STS Occasional Paper - What is Net Neutrality?
7 September 2018
In recent years, the concept of Net Neutrality has become a heated talking point, both in the media and online - but what is Net Neutrality? Has the internet ever been neutral?
During last year's (2017-18) Investigating Contemporary Science module, STS students spent ten weeks using the analytical tools they had learned in STS, to select and investigate the topic of Net Neutrality, and to produce a report for policymakers, with the individual chapters forming the basis of their assessment.
The final report considers issues such as whether the internet has ever been neutral, who stands to gain from a repeal of net-neutrality and the evolution of the internet as a tool for freedom of expression. It concluded that the current debate about net neutrality is too polarised and needs to be opened up to take account of nuanced arguments about the kind of future we want with the internet. The report also contains a series of recommendations for policymakers.This report is now available as part of the STS Occasional Papers series, a collection of papers disseminating current research undertaken by our staff and affiliated scholars. This paper - number 8 in the series - is the first work by current STS students to be included in the series, and we congratulate them on seeing their hard work pay off.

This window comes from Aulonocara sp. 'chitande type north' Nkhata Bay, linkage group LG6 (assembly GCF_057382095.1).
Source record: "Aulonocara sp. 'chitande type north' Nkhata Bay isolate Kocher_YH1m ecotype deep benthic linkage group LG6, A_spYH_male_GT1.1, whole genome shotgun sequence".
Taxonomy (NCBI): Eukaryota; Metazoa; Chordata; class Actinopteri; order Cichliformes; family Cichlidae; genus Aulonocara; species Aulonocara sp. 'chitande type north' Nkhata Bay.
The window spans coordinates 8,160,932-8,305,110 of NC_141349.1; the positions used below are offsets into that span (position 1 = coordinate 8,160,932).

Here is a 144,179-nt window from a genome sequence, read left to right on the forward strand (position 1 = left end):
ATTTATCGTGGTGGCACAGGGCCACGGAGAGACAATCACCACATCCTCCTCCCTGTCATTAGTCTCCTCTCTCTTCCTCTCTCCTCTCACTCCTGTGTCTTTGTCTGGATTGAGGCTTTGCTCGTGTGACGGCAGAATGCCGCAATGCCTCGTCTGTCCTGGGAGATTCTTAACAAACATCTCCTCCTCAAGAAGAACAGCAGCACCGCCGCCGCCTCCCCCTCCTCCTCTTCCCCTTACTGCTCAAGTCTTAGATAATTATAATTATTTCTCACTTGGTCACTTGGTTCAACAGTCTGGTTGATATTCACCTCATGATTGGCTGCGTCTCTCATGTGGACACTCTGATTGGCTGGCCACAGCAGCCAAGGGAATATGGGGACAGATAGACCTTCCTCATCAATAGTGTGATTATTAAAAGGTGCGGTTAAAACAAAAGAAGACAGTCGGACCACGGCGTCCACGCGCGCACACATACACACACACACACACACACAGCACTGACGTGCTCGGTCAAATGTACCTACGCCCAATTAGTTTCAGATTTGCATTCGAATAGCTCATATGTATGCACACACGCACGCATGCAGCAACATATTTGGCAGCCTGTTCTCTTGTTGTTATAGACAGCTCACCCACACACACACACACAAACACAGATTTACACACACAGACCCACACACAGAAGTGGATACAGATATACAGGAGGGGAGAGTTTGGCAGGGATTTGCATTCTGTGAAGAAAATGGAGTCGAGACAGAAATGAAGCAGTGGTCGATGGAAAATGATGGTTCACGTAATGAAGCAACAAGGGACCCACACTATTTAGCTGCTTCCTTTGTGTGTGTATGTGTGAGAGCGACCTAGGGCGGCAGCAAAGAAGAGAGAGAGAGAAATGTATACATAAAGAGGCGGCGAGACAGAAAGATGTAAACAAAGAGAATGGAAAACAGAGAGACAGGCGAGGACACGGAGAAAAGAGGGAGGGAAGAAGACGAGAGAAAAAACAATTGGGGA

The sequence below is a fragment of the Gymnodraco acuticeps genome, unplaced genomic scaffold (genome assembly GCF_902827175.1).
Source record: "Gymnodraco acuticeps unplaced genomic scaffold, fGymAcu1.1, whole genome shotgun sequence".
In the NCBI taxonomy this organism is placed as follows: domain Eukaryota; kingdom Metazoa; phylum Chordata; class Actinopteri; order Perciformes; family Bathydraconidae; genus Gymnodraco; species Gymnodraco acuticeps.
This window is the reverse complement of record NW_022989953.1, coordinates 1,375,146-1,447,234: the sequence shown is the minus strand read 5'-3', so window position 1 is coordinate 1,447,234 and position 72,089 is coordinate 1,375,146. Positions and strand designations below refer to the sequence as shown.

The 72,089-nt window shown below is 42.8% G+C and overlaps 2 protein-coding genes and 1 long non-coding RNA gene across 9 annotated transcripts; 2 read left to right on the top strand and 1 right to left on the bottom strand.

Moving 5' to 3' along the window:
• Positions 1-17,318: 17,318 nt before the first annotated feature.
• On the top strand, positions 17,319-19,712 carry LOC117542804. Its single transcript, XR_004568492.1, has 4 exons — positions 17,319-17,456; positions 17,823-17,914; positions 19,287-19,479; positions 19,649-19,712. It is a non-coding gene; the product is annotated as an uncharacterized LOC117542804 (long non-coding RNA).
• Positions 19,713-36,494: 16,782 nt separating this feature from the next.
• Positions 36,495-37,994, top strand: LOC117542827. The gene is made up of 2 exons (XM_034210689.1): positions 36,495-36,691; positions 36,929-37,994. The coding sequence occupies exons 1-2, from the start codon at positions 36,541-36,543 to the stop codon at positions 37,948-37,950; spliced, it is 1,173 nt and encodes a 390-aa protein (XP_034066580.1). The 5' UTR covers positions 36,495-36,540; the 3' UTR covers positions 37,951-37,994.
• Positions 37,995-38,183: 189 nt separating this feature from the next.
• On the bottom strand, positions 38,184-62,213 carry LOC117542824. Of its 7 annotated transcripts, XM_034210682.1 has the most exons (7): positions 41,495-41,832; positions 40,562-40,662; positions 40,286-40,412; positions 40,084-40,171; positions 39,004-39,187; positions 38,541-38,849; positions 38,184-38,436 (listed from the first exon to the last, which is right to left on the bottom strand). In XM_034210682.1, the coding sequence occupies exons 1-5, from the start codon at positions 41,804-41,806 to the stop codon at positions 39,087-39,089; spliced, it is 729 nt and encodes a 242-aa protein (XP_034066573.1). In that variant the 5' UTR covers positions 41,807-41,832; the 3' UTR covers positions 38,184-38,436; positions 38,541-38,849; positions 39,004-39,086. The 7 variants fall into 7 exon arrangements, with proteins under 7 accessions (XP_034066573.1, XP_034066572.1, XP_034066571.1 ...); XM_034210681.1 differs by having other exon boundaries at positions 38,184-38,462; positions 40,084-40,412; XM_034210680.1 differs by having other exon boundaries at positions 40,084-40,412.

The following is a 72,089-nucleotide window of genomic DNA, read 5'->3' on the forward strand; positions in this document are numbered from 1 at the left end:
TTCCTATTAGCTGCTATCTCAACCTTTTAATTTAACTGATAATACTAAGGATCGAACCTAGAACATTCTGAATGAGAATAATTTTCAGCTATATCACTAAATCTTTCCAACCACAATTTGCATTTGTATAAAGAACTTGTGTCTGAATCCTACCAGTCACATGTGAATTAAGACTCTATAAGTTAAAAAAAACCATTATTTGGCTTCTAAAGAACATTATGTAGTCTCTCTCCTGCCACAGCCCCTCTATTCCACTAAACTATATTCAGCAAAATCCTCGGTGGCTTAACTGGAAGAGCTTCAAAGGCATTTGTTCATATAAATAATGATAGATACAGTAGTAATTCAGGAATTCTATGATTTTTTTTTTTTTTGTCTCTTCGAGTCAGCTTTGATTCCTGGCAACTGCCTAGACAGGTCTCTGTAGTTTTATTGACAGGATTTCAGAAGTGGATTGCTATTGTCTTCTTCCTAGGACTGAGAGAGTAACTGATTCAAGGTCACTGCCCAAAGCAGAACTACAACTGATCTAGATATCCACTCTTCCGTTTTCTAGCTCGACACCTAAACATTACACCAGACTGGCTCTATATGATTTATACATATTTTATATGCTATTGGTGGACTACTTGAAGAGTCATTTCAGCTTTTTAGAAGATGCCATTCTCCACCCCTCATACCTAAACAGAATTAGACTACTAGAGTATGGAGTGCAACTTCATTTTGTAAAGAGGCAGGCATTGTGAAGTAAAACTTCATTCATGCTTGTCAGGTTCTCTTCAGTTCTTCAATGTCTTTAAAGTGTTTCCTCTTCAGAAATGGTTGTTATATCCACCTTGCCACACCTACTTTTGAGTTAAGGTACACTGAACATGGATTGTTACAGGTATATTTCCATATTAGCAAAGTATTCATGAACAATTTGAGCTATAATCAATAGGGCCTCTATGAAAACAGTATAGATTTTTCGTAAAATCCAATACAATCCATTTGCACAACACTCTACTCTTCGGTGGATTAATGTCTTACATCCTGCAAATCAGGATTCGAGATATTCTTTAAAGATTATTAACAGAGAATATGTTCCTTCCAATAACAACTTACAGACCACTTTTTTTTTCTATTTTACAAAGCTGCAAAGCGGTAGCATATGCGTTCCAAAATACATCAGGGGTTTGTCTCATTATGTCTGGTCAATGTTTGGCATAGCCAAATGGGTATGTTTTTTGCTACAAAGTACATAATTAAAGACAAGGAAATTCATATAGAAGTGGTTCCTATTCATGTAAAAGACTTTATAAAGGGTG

You can read the paper, including summaries of each chapter, conclusions and recommendations, here - STS Occasional Paper 8.
Other occasional papers include Maja Horst's Reframing Science Communication: Culture, Identity, and Organisations, Helen Longino's Underdetermination: A Dirty Little Secret and Simon Schaffer's Mutability, mobility and meteorites: on some material cultures of the sciences. All of these papers and more can be found on the STS Occasional Papers page.